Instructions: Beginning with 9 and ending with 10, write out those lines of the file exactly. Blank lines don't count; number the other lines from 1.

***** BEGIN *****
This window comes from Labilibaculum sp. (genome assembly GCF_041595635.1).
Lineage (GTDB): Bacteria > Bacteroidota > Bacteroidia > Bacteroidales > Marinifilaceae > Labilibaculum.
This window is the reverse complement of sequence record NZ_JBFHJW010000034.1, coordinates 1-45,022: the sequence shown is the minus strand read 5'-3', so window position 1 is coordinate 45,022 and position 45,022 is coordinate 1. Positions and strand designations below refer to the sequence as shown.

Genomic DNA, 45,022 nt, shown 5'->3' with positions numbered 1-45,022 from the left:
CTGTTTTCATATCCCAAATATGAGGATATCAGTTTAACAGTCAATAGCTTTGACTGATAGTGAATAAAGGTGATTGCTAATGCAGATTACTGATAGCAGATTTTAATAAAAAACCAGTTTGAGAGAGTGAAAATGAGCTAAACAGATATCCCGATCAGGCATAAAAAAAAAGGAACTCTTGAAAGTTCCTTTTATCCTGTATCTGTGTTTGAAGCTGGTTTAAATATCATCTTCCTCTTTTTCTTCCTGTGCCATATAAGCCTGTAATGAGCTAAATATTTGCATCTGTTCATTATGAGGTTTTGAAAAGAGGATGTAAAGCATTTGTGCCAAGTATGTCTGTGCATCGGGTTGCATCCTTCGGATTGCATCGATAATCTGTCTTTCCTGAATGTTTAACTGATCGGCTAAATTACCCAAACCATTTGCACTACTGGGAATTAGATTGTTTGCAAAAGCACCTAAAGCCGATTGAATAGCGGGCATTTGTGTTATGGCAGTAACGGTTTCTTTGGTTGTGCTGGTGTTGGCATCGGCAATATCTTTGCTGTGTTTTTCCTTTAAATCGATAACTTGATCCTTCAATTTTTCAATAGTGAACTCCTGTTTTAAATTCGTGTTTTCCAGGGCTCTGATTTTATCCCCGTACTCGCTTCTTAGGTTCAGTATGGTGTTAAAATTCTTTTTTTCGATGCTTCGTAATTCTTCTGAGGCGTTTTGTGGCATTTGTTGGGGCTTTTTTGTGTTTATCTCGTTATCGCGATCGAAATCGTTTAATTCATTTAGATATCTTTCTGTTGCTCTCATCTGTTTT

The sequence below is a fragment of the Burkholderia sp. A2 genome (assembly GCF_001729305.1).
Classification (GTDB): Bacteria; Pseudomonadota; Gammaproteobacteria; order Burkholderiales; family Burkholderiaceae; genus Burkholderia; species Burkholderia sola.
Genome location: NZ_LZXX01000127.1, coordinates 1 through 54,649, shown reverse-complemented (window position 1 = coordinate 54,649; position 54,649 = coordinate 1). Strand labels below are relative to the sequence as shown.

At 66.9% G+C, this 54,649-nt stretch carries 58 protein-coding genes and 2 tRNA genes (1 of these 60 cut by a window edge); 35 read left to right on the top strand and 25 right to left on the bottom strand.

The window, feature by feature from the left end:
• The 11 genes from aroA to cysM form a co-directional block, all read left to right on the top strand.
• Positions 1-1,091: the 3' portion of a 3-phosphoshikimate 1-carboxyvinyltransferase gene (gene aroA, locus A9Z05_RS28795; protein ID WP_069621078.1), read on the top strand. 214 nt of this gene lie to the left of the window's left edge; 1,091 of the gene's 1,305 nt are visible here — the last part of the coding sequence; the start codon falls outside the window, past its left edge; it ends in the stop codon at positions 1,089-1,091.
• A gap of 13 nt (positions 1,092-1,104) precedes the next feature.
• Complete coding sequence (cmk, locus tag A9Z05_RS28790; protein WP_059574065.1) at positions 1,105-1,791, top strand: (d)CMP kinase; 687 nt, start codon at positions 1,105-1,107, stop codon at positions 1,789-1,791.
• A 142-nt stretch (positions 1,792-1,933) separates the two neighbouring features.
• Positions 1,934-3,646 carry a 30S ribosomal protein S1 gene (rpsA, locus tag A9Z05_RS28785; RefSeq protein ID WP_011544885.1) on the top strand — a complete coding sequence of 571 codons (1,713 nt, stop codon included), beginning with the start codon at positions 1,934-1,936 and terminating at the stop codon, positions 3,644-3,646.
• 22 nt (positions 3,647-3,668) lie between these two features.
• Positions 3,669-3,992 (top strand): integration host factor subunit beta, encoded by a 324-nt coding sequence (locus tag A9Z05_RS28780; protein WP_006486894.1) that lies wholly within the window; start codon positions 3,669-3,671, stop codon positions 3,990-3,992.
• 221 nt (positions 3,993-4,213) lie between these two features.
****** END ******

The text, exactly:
At 66.9% G+C, this 54,649-nt stretch carries 58 protein-coding genes and 2 tRNA genes (1 of these 60 cut by a window edge); 35 read left to right on the top strand and 25 right to left on the bottom strand.

The window, feature by feature from the left end: